We were born

Eleanor Stanford Wins a 2023 Zócalo Poetry Prize Honorable Mention Award

Eleanor Stanford (pictured) wins a 2023 Zócalo Poetry Prize honorable mention award for "We were born." Courtesy of Eleanor Stanford.

Every year, we award the annual Zócalo Poetry Prize to the poem that best evokes a connection to place. Zócalo is pleased to recognize four honorable mention submissions this year, which we will publish over four Fridays in celebration of U.S. National Poetry Month.



For Ezra

We were born
on the same day.
Under a full moon,
in a cold snap.
Through a series
of continental collisions
at the headwaters
of the Rivanna River.
The doctor said
get out of the bathtub.
We were born in a bed
with stirrups. In a room
with bright lights. We were born
before we knew better.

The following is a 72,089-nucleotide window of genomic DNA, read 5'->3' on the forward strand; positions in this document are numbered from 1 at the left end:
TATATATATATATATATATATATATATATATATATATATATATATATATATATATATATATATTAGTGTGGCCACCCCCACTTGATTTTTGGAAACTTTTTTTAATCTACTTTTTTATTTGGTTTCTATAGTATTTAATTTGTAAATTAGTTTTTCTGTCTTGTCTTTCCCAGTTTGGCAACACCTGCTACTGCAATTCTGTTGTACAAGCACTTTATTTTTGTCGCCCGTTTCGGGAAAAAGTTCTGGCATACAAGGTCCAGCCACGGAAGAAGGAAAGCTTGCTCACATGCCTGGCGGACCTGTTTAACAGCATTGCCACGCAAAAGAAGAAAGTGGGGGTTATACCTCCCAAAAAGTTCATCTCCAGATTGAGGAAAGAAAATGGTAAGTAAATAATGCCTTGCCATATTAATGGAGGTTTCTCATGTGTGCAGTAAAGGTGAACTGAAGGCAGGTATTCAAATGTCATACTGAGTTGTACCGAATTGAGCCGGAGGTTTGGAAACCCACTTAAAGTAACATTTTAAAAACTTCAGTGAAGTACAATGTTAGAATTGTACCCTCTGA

The doctor said push.
We were born: passengers
on a boat, brimming
glasses on a tray, sweet and sour
spheres on a passionflower vine.
We were born under the same
sign. Mirror-dark, thrown back
by a body or a surface
of light. The doctor said do you want
this baby to be born today
or tomorrow. We said
today. We were born
at the same minute:
11:55 pm, in a city
entirely independent of any
county, in the autonomous region
east of the oldest mountains
in the world.

Eleanor Stanford is the author of three books of poetry, all from Carnegie Mellon Press. She has been a Peace Corps volunteer in Cape Verde and a Fulbright Scholar in Brazil, and currently lives in the Philadelphia area.
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